On my last night in Beijing I enjoyed the most special dinner of all. It was a banquet held in the ‘Emperor’s Palace’, a restaurant whose real name is the Bai’s Home Courtyard. It was originally the palace home of Prince Li of the Qing Dynasty. The courtyard is in fact a succession of formally laid-out gardens, each one containing a single-story building that once formed part of the Emperor’s palace and has now been converted into a dining-room. The buildings are guarded by young men dressed in the traditional garb of Imperial soldiers, and the waitresses are young women attired in beautiful traditional silken costumes and head-dresses.
On their feet they wear tall pattens – the platforms of these, on which the centre only of the foot is balanced, are about four inches off the ground. One of the girls told me that it takes a week to learn how to walk in these shoes. Twelve of us ate that evening and we were served throughout by four silk-clad waitresses. Our dining-room was dedicated to longevity, symbolised in the detail of the wall-hangings.
The table was round, for equality, and all the chairs except one richly covered in yellow silk; this single chair was made of intricately-carved wood. Originally, it would have been the one in which the Emperor sat. No woman ever sat in the Emperor’s chair – at least, not then!
We were served perhaps two dozen dishes at the Emperor’s Palace, some of them tiny, all of them delicious and beautifully presented. My favourites were a very special kind of smoked fish and venison stewed with chillies. The banquet lasted for about three hours. Once outside again, we discovered that it had turned bitterly cold – some of the fountains in the gardens had frozen over and the walkways as we made our way back to the street were lit with bright orange lanterns that picked out the tiny dots of silver frost on the profusion of plants flourishing on the small ponds and spilling over the low formal walls designed to contain them.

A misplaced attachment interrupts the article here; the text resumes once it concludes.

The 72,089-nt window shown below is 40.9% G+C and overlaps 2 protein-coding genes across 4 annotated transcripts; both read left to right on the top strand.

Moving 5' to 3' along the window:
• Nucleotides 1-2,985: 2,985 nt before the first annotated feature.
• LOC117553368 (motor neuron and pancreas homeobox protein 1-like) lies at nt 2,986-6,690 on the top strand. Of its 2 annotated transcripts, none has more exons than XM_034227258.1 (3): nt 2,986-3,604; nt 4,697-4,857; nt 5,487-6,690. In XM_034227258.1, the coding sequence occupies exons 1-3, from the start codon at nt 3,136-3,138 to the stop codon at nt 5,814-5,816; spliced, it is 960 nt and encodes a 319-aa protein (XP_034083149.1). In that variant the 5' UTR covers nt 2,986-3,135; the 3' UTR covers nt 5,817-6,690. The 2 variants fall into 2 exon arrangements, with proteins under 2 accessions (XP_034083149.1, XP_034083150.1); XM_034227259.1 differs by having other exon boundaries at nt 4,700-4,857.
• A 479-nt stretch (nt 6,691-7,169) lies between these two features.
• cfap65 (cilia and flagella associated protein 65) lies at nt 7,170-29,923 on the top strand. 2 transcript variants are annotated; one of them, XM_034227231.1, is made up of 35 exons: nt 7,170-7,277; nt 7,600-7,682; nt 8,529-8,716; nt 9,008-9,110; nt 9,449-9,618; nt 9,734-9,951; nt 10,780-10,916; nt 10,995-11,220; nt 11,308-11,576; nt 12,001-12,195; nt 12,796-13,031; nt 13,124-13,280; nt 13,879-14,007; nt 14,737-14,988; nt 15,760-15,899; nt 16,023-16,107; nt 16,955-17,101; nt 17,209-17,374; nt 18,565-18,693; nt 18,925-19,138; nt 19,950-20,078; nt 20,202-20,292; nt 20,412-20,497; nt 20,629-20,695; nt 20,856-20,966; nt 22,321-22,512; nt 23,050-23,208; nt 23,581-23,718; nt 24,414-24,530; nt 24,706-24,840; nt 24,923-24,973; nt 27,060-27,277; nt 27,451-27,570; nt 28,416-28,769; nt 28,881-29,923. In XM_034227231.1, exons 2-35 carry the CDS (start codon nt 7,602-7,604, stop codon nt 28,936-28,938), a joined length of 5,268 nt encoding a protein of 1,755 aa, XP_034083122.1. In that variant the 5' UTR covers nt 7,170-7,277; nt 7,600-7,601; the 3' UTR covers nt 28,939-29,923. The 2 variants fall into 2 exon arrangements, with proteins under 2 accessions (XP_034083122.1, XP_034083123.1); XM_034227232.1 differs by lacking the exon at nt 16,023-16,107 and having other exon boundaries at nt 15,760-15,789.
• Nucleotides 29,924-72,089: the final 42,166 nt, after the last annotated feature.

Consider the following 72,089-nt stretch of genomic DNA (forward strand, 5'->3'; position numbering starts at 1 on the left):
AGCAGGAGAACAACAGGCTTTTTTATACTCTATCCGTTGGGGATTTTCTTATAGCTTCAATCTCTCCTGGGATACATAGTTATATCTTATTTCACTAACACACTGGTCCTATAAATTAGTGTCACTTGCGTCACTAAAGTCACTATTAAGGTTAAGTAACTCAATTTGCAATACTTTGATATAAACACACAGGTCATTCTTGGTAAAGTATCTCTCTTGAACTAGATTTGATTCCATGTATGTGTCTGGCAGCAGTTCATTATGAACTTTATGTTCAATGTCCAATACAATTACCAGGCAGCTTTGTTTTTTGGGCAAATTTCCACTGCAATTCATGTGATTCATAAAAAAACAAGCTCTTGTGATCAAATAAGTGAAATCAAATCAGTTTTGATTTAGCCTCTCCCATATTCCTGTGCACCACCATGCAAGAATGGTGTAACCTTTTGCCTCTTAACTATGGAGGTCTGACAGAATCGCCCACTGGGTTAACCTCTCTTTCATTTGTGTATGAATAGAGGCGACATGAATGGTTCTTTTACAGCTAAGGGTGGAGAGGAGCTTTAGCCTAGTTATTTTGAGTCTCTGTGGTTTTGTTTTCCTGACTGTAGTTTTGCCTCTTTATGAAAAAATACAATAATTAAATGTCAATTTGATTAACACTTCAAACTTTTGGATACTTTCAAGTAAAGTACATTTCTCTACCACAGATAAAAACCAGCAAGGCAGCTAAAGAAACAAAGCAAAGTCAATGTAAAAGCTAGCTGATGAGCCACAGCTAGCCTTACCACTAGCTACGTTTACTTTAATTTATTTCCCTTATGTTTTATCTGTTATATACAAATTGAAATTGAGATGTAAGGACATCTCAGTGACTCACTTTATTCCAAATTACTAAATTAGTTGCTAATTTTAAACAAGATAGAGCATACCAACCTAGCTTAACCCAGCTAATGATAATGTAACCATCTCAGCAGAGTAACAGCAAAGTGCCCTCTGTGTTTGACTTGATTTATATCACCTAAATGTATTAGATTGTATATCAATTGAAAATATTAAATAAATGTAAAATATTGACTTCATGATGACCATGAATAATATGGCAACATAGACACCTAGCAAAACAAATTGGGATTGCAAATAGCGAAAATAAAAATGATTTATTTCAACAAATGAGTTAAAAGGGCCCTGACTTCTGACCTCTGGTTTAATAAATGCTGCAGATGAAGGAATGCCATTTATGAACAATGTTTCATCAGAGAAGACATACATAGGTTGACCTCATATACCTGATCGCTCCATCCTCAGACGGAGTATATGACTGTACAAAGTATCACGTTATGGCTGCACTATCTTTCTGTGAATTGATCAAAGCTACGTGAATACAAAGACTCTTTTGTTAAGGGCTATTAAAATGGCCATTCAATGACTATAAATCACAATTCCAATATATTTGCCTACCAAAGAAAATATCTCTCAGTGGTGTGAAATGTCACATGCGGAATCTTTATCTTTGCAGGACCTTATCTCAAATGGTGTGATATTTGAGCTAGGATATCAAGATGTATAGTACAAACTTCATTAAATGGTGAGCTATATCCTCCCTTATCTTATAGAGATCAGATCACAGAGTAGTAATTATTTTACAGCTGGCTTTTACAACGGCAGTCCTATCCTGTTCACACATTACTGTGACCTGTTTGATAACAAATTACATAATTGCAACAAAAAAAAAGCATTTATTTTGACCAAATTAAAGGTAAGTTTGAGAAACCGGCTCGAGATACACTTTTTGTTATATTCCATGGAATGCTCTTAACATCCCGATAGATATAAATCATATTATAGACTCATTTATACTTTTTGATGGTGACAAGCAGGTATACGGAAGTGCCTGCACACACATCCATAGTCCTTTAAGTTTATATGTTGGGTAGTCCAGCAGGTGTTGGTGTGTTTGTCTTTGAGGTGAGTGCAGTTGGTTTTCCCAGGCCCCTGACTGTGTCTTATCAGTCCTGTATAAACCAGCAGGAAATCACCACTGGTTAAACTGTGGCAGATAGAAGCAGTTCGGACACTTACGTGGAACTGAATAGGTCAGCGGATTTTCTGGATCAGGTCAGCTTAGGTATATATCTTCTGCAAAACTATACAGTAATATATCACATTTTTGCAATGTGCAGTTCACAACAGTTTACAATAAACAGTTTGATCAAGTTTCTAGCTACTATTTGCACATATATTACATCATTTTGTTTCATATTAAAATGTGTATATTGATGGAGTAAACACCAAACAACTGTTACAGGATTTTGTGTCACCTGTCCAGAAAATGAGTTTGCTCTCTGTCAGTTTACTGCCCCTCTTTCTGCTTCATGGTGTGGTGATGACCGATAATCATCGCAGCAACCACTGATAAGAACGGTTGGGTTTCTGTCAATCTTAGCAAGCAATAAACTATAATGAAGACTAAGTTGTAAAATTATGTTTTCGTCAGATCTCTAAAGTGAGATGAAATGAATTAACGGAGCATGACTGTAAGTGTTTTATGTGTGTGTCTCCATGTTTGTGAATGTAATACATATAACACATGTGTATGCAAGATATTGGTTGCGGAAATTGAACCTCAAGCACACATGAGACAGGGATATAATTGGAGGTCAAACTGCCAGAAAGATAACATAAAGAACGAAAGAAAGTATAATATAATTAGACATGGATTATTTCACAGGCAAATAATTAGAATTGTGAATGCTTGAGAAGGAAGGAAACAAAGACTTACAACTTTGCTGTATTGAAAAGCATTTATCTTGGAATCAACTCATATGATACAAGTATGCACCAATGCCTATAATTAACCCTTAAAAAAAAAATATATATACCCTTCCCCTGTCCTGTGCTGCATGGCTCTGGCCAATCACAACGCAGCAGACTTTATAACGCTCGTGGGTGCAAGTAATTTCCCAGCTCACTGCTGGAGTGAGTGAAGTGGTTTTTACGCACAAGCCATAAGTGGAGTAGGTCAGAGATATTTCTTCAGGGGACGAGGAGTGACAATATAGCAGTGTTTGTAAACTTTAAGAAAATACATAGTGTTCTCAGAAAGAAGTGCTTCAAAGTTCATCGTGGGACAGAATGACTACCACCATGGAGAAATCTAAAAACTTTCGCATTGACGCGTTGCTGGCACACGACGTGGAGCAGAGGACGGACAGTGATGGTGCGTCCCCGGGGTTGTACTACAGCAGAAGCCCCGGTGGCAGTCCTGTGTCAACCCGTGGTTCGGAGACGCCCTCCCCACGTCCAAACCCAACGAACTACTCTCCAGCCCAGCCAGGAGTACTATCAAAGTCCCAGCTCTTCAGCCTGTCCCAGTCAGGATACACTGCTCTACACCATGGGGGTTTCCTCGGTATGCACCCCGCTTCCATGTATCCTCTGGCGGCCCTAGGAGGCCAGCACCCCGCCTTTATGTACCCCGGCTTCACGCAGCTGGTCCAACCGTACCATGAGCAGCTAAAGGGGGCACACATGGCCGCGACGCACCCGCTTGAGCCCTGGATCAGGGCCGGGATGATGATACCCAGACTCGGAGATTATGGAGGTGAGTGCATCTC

It was a magical, almost an enchanted, evening, a marvellous culmination to eight days of extraordinary new experiences. If I did not have the photographs, I might believe that I had dreamt it.
All text and photographs on this website © Christina James
6 thoughts on “Memory the only takeaway from a magical Chinese experience…”
Wow. Stunning descriptions. Wonderful snaps. But then, you knew this.
Dumplings. I must now make dumplings this week.
I’m hungry. All Your Fault.
Thank you, Jack. I’m delighted that this post is the cause of your hunger and wish you all happiness in the making and eating of your dumplings. They’re just right, I think, for a very cold winter!
Just wonderful Christina. What a fabulous experience. I would love to go there myself. I have so many lovely Chinese friends.
Thanks, Valerie. I’ve come away with some memories to treasure. 🙂
Mmmm – wonderful evocation of place, I can taste the food just looking at the pictures. I think you would have to be careful with the food here in Thailand, though. Dishes like Pad Thai and somtam have MSG as part of their recipes – indeed if you buy them to take away, you will get two little plastic bags, one of ground chilli and one of MSG, with them, in case you like your food even more heavily dosed!
I bow to your knowledge and experience! I wouldn’t enjoy Thai food if adulterated by MSG. Thank you, Clive, for both compliment and comment. I’m delighted to welcome you here. 🙂